Furthermore, Washington D.C. displays a positive population growth rate due to interstate migration. The city has an over-performing job market with high demand for a qualified workforce. It is ranked 5th best city for young professionals. Low-rise multifamily properties are the most popular among the renters' population of D.C. 

Airbnb Rentals

In light of surging housing prices, the city council introduced initiatives to keep housing affordable and implemented harsh rules​ for vacation rental. In DC, non-owner occupied​ properties are forbidden to be used as Airbnb rentals. Property investors are banned from using their second and third properties for short-term renting to tourists. Airbnb hosts in D.C. are allowed to rent only a portion of their primary residence, such as a room, guest house, a basement, etc. Owner-occupancy is not the only requirement for the Airbnb hosts. Before posting an Airbnb rental, the owner should obtain a business license, register the enterprise, and consult the zoning laws to determine if such activity is permitted in the neighborhood. Additionally, there are two taxes on the short-term rental income of a total of 14.5%.​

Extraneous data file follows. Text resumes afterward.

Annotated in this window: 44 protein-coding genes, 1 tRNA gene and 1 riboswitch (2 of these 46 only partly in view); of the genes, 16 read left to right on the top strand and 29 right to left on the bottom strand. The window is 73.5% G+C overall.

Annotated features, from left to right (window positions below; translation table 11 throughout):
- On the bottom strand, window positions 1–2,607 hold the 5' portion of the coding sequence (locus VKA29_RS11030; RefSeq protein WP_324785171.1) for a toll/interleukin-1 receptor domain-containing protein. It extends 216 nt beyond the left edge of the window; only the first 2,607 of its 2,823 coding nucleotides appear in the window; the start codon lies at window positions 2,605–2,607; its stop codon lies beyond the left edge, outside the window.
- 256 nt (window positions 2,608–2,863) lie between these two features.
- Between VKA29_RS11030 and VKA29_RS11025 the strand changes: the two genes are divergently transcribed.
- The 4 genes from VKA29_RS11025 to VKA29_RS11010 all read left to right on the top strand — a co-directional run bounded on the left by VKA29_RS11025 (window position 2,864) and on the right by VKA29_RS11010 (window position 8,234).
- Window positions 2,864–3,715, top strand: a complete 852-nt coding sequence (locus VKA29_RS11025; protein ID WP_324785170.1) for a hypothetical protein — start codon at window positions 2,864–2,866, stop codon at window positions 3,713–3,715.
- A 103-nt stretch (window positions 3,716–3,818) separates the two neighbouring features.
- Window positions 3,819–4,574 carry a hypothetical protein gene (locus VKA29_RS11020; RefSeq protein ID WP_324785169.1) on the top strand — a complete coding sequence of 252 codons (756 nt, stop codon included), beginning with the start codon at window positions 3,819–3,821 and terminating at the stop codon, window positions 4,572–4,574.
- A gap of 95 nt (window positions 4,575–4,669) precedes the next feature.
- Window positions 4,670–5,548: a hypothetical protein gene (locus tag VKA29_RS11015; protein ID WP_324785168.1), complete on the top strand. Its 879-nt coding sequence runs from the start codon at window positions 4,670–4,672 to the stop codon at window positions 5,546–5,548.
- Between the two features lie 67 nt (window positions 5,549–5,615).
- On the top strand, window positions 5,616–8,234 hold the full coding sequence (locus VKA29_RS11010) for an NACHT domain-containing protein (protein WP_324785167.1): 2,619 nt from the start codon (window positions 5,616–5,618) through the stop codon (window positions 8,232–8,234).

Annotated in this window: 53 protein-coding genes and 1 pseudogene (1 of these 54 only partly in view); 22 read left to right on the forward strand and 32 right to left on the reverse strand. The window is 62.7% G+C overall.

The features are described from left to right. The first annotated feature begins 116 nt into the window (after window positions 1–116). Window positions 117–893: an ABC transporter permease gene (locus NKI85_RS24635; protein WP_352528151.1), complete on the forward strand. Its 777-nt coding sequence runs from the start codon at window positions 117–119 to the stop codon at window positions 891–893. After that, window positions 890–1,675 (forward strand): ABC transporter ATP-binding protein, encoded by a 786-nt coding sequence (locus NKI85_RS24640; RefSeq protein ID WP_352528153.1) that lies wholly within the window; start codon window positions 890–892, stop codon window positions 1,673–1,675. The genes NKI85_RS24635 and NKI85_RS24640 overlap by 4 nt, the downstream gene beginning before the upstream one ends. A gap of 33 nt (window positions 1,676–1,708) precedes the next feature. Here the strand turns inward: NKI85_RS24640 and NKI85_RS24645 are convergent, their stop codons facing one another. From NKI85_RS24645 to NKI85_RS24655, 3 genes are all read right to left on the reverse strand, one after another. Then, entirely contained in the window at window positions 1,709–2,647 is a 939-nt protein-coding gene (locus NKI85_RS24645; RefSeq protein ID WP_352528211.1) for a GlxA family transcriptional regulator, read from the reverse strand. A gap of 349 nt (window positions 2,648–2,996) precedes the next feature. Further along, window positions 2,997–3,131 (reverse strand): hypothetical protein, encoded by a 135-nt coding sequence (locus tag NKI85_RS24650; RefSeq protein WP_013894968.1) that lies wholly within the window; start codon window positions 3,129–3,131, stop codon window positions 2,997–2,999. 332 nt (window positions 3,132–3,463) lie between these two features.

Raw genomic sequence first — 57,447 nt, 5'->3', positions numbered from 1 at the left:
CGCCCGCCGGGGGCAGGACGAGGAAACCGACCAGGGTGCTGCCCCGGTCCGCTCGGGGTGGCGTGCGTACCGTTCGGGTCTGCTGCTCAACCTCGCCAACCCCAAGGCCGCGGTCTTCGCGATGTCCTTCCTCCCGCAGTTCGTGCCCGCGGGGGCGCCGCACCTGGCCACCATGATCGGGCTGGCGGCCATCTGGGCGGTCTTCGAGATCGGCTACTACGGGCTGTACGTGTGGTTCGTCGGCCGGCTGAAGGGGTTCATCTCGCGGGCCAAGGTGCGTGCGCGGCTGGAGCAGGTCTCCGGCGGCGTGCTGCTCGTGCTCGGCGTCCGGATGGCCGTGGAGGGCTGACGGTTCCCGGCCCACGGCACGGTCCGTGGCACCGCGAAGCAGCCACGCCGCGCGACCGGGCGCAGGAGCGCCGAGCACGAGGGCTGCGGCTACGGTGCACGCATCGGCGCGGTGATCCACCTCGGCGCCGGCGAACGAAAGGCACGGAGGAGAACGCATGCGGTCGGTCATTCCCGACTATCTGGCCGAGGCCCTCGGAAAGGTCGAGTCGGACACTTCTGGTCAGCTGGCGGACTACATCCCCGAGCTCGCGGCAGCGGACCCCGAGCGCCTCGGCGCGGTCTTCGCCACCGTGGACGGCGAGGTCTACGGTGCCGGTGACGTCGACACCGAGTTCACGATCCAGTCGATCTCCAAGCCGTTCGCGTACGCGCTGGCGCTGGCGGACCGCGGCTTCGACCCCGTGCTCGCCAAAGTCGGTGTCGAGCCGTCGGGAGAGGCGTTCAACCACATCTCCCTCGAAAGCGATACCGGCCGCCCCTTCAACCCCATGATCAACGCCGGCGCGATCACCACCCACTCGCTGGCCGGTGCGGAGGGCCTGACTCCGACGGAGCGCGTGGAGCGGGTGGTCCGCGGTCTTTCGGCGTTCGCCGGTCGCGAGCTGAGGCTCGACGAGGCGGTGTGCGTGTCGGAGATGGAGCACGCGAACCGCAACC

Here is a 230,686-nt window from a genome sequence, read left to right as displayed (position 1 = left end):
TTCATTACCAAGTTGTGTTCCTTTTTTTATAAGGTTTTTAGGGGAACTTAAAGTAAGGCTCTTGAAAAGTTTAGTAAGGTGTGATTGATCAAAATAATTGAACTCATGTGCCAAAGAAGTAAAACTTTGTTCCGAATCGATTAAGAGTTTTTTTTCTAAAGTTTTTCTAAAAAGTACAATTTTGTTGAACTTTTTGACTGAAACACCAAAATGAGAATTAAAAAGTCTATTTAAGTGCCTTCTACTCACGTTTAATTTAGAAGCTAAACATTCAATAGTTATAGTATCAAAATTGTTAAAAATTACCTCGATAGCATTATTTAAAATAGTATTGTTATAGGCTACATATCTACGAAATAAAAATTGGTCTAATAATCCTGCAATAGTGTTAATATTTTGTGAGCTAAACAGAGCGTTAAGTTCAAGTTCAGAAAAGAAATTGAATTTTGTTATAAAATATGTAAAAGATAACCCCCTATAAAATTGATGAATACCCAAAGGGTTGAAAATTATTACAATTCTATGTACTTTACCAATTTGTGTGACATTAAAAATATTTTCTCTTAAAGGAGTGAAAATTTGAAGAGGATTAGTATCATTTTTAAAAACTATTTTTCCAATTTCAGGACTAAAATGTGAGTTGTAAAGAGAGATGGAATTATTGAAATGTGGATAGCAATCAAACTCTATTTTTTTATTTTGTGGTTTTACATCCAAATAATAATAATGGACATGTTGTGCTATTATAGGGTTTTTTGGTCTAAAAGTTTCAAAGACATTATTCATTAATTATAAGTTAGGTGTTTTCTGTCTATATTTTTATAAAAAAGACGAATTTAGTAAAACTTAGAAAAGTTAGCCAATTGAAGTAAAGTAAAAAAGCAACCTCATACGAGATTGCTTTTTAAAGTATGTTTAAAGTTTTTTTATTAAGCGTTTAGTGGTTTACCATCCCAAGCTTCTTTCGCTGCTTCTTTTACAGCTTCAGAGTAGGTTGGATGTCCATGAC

Fort Lincoln (View Rent Comp Report)

Average two-bedroom rent price: $2,444

This neighborhood was transformed within the mid-1960s with a residential development called "New Town." It was planned out as an integrated close-knit community with single-family residences. It used to be a secluded sleepy part of town without significant infrastructure, but in 2011 it gained a commercial center, The Shops at Dakota Crossing. It attracted big retailers like Costco and Lowe's. 2010's also marked the construction of new office buildings, mixed use-condominiums, and duplexes.  The exponential growth of Fort Lincoln and the rising inventory of properties attract commuters who desire suburban living, but reluctant to leave the city limits. Their neighborhood has everything for a comfortable life, from a wide variety of retailers to entertainment venues. Among other notable amenities are Lincoln Park, a gorgeous green space with an outdoor pool, tennis courts, and baseball diamonds. 

Georgetown (View Rent Comp Report)

Average two-bedroom rent price: $3,390